As an engineering mechanics major, you will design, measure and analyze complex structures of everything from networks of human cells and novel materials constructed at the nanoscale to roller coasters and spacecraft. Engineering mechanics is the home of aerospace engineering at UW-Madison.
As an engineering physics major, you’ll dive into research alongside professors who work at the frontier of translating emerging science into novel technologies. With a curriculum designed specifically to launch your research career and a tight-knit community of scholars, you’ll find a supportive environment to pursue a flexible math and physics-centered curriculum and publish an undergraduate thesis.
As a nuclear engineering major, you can use nuclear science and technology to tackle some of society’s biggest challenges: expand clean energy, diagnose and cure diseases, travel to distant planets, and reduce the risk of nuclear weapons. The radiation sciences option provides a pathway for careers in medical applications of radiation.
As an aerospace engineering student in our accelerated master’s degree program in engineering mechanics, you’ll learn advanced mechanics topics specific to the aerospace field.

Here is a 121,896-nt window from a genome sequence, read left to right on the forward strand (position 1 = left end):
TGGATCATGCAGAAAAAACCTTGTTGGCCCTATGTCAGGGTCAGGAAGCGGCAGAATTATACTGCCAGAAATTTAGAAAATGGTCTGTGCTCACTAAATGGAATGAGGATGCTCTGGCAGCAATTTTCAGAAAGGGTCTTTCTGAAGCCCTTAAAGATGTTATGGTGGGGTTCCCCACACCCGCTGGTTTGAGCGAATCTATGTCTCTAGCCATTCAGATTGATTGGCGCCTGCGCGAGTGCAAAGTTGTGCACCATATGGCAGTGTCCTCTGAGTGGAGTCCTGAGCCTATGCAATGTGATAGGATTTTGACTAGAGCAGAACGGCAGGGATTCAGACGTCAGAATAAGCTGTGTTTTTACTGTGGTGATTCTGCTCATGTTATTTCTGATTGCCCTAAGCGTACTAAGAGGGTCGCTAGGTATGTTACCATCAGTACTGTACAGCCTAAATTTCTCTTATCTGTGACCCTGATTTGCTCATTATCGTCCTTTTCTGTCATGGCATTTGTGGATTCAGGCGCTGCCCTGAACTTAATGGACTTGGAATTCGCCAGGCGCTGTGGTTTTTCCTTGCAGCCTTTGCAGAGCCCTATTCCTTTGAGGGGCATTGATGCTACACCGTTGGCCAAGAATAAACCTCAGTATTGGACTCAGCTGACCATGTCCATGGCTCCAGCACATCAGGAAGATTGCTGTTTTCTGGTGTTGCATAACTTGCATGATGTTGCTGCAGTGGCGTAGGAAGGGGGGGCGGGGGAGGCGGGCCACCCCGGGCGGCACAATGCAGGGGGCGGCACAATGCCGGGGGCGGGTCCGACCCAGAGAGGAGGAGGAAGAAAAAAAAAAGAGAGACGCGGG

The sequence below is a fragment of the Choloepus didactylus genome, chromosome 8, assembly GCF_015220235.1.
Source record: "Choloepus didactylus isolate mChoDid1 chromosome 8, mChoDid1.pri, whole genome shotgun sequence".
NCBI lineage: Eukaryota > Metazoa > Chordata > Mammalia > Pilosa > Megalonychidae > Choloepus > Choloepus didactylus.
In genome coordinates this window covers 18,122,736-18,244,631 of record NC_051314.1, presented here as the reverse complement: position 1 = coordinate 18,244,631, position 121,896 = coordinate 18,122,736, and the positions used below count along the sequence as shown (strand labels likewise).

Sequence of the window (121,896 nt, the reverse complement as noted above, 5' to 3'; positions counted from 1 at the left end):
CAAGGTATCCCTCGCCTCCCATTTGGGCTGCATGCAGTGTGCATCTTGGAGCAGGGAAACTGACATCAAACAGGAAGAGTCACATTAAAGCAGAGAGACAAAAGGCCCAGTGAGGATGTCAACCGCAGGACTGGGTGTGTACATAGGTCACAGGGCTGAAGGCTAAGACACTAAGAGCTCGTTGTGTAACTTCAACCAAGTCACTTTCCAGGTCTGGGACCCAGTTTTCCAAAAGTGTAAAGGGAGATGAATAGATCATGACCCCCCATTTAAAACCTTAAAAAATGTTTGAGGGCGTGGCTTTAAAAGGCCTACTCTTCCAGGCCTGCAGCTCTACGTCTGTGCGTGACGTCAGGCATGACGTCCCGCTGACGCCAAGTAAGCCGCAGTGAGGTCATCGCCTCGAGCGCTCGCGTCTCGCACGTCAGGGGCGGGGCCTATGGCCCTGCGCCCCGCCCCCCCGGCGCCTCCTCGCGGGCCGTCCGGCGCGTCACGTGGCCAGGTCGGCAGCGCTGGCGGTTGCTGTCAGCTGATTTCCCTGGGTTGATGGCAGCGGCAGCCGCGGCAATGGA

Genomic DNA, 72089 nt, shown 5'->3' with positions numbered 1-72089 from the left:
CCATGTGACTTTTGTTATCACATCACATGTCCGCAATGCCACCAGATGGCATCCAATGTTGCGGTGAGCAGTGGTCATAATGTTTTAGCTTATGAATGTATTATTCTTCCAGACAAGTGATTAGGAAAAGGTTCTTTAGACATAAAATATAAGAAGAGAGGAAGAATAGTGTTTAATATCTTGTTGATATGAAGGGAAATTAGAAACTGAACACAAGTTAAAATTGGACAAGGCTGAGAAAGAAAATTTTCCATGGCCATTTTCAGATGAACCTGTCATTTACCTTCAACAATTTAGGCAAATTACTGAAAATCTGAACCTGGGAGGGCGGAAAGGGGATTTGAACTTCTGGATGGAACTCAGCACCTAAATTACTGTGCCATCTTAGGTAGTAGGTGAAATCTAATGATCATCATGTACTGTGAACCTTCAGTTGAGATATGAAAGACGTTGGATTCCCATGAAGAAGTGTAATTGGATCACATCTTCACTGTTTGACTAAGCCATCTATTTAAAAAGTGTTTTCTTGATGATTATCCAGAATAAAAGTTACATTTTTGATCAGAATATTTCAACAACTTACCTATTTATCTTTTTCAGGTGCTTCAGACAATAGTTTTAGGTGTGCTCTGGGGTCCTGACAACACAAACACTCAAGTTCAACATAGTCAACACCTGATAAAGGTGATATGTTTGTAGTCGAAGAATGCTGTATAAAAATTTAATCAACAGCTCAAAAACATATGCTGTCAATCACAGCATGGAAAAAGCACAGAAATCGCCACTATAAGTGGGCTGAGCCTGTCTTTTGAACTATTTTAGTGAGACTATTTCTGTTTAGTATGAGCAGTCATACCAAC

As a master’s student in our traditional engineering mechanics major, you’ll gain additional understanding of several areas within the mechanics of materials and astronautics.
As a master’s student in nuclear engineering and engineering physics, you’ll learn the principles of how radiation intersects with matter, as well as its applications in several areas of engineering physics.
As a PhD student in engineering mechanics, you’ll delve deeper into several main areas of the mechanics of materials and astronautics: continuum mechanics, computational mechanics, dynamics and vibration, fluid mechanics, nanomechanics, solid mechanics, and biomechanics.
As a PhD student in nuclear engineering and engineering physics, you’ll gain deeper experience studying the interaction of radiation with matter.